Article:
Suicide has always been common throughout history, reaching back as far as the beginning of civilization. Reasons for taking one’s life could range from preserving personal honor, physical decline, and love for a dead spouse, to spiritual reasons like the search for truth, becoming closer to virtue, or the belief their death could advance a cause. The religious and philosophical outlook of the period in which a person lived helped to shape their view and society’s view on suicide. This outlook also determined the motives or reasons a person might take their own life. To see how a certain era could persuade such views and motives, I will look at the Hellenic and Hellenistic Ages, the Roman Empire, the Old and New Testament, and the early Christian era for the connection between people’s religion or philosophical beliefs and suicide. The first period used as evidence of the way certain time periods shaped beliefs of suicide is the Hellenic Age. To start with, the Hellenic Age began around 800 BC and was marked by growing economic wealth and the start of an efficient writing system. This writing system led to the rise of authors and intellectuals, one of the most well known being Homer during this period. His epics helped to shape the religious beliefs of the Greek people in the early Hellenic Age. At first people relied on the mythological deities of epics like Homer’s to explain worldly events. As time wore on, intellectuals such as Thales, Anaximander, and Pythagoras began applying reason to Greek religion and to the understanding of natural phenomenon and human events. This new found theory led to the replacing of Homer’s mythology with reason, and people started to question why certain events occurred in the world. One of the human events these intellectuals tried to explain with reasoning was suicide. Pythagoras and his followers, the Pythagoreans, were against the act of suicide. They believed as a punishment for sins in an earlier life, the soul was entrapped in the body. Therefore suicide seemed to them similar to a prisoner escaping from jail and not serving their sentence for a crime. Suicide was unacceptable to Pythagoras and his followers who thought a person has to pay for sins committed in an earlier life (Wiesner pg. 96). This view on suicide was just one of the Hellenic Age. If a person was not a Pythagorean, their view on suicide could be somewhat different. An example of this contrast in beliefs is Socrates and his followers. For these people, their goal in life as philosophers was to attain truth, knowledge, and wisdom. To attain these things mentioned, the soul must be apart from the body, which hinders reasoning by deceiving a person through such things as sight and sound. As long as the soul is in the body it is contaminated by evil and cannot reach truth. Therefore suicide to Socrates and those who shared his beliefs meant a short cut to finally find pure knowledge without having to wait for nature to take its course. In Plato’s book The Phaedo Socrates says, “And in this way, freeing ourselves from the foolishness of the body and being pure, we shall, I think, be with the pure and shall know ourselves all that is pure-and that is, perhaps, the truth” (Wiesner pg. 83). Socrates’ view was not accepted by most people and led to his execution after being found guilty by the courts. The quote above was stated right before he was to be injected with poison, which clearly shows he welcomed death. The next period to note as influential in shaping beliefs was the Hellenistic Age. The Hellenistic Age began after Alexander the Great conquered the Persian Empire, therefore stretching his reign to India. The vast land that Alexander’s empire reached caused Greeks to be in contact with eastern ideas that helped reshape their thoughts yet again. This new philosophy showed a conquest for individual intellectual peace, instead of the peace of the city-state that was taught in the Hellenic Age. One of the philosophies that came out of the Hellenistic Age was Stoicism led by the philosopher Zeno, who himself committed suicide after breaking a bone in a minor accident which to him was a sign of physical decline. Stoicism carried the belief that all people were of one city and one race having one life and order. The order was received through divine reason, or Logos, which people could choose to reject. The virtuous person, although, would strive to achieve happiness by living in harmony with the Logos. Epictetus, a Stoic philosopher, writes in his book Discourses about suicide. He believes that suicide is acceptable as a Stoic when one cannot live in accord with reason and the Logos. Even though Stoics believed one should accept life’s trials as part of the overall plan of the universe, if a person could not live with the plans of the Logos there was really no sense in living (Wiesner pg. 69). Another philosophy during the Hellenistic Age that shaped people’s beliefs was led by Epicurus and known as Epicureanism. He taught that people should withdraw from public affairs and social responsibilities. People should abandon the pursuit of worldly success and seek spiritual tranquility instead. Epicurus also believed that the world consisted of matter made up of atoms that were released after death. Therefore to him and his followers suicide meant nothing because after death the body has no feeling (Wiesner pg. 84). Epicureanism was more of a philosophy carried out in the present life instead of an afterlife, which explains why death meant nothing to them. The last philosophy of the Hellenistic Age and the one that promoted suicide the most during this period was the group named Cynics. They rejected social conventions and urged followers to give up their possessions to live lives of self-sufficiency, much like the belief of Epicureans. The Cynics were prepared to commit suicide if anything blocked their quest for the virtuous life. The following statement made by Diogenes best sums up the Cynic belief. “The conduct of life requires either reason or the noose” (Wiesner pg. 69).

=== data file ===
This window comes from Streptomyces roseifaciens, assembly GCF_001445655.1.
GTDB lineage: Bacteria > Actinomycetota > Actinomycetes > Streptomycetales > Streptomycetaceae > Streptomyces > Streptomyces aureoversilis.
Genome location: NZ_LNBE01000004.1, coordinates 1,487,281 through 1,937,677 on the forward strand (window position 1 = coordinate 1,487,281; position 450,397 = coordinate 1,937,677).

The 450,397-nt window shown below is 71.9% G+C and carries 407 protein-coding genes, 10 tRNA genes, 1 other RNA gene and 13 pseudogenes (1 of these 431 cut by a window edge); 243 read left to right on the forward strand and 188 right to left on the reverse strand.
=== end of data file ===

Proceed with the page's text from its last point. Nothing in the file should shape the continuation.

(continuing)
The Hellenistic philosophies of Stoicism and Epicureans were accepted by most of the people in the Roman Empire in its early days. Greek deities were replacing the traditional Roman gods and suicide was just as common as in other ages. One example was Portia, the wife of Brutus, Caesar’s assassin, who took her own life after her husband killed himself after being defeated by Caesar’s heir Octavian (Wiesner pg. 67). Yet as the Roman Empire began to weaken, people started to look elsewhere for their religious answers. One religion that gained popularity was Christianity, which promised an afterlife which most people found appealing. The Old Testament of the Bible lies as the foundation of the Christian belief and changed the way people thought about a lot of things, one being suicide. There are many examples of people committing suicide in the Old Testament, but the scripture is vague as to whether it condemns or supports this act of self-destruction. Abimelech, Samson, Saul, Ahithophel, and Zimri are some classic examples of suicide in the Old Testament. Abimelech, while attacking Thebez, gets struck in the head by a stone thrown by a woman. Instead of losing honor by being killed by a woman, he orders his armor-bearer to stab him. The death of Samson seems to be one of martyrdom and is praised by the scripture. Samson kills himself along with the Philistines as a way of avenging God’s honor because the Philistines were worshippers of idols. Saul’s death is similar to that of Abimelech’s because he too asks his armor-bearer to stab him before his enemies can kill him themselves. Instead of being made a mockery of, he ends up killing himself since his armor-bearer refuses to do so. The last two suicides I want to mention are ones out of humiliation. Ahithophel commits suicide after he is humiliated when Absalom will not take his advice, which was highly esteemed by most people of his time. The death of Zimri, who was a great military general, results from embarrassment caused by losing his own city in battle and it being overtaken. This last example is the only one where the Bible states that suicide is a sin ” and died, because of the sins which he committed, doing evil in the sight of the Lord, walking in the way of Jerobo’am, and for his sin which he committed, making Israel into sin” (Wiesner pg. 86-88). For this reason most Christians have long been confused as to the Bible’s take on suicide. In the death of Samson suicide is praised while in the last example of Zimri, suicide is seen as a sin. The New Testament, which also is central to Christian belief, has similar accounts of suicide. Judas commits the most famous act of suicide after he has betrayed Jesus by delivering him to Pilate for execution. Another example is the mass suicide at Masada that was one considered noble by the people who committed it because they thought they were dying to save their dignity. Instead of letting the Romans capture them they rebelled by committing suicide so they would not become Roman slaves (Wiesner pgs. 88-91). Since the Bible was seen as contradicting on the subject of suicide, many people had mixed beliefs. In the early Christian Era, St. Augustine wrote a book titled City of God that explained the Christian belief of suicide. St. Augustine was one of the greatest early church fathers and had a lot of influence on the thoughts of Christian believers. In his book, Augustine makes it clear that suicide is wrong and calls it homicide against oneself and no different from killing another person. He used Judas’s suicide as an example, and writes, “When Judas killed himself, he killed an accursed man, and he ended his life guilty not only of Christ’s death but also of his own, because, though he was killed to atone for his crime, the killing itself was another crime of his” (Wiesner pg. 91). As evidence of this statement Augustine uses the commandment “Thou shall not kill.” He interprets this commandment from God to mean any man including yourself. He also mentions in his book that suicide should in no means be a way of achieving greatness like early philosophers had thought. St. Augustine writes, “A mind may be called greater that can endure instead of fleeing from a distressful life” (Wiesner pg. 93). The only exception he points out for a Christian committing suicide is if the death is ordered by the Lord himself, which was the case with Samson in the Old Testament. “When God gives a command and makes it clear without ambiguity that he gives it, who can summon obedience to judgment” (Wiesner pg. 94)? Through the examples listed from different periods throughout history, one can conclude that a person’s beliefs on suicide heavily depended on the age or era in which they lived. If St. Augustine had lived in the Hellenic Age before Christianity was formed, his opinions would no doubt be different. Also people in the Hellenic Age had no idea of Jesus or the Bible, and drew only from the philosophies they did have. The motives behind suicide and whether it is acceptable also rely on a person’s religion, spiritual thoughts, and the society in which they live. Therefore it is hard to decide the rights or wrongs of suicide unless there are shared beliefs by all people, which history shows is impossible.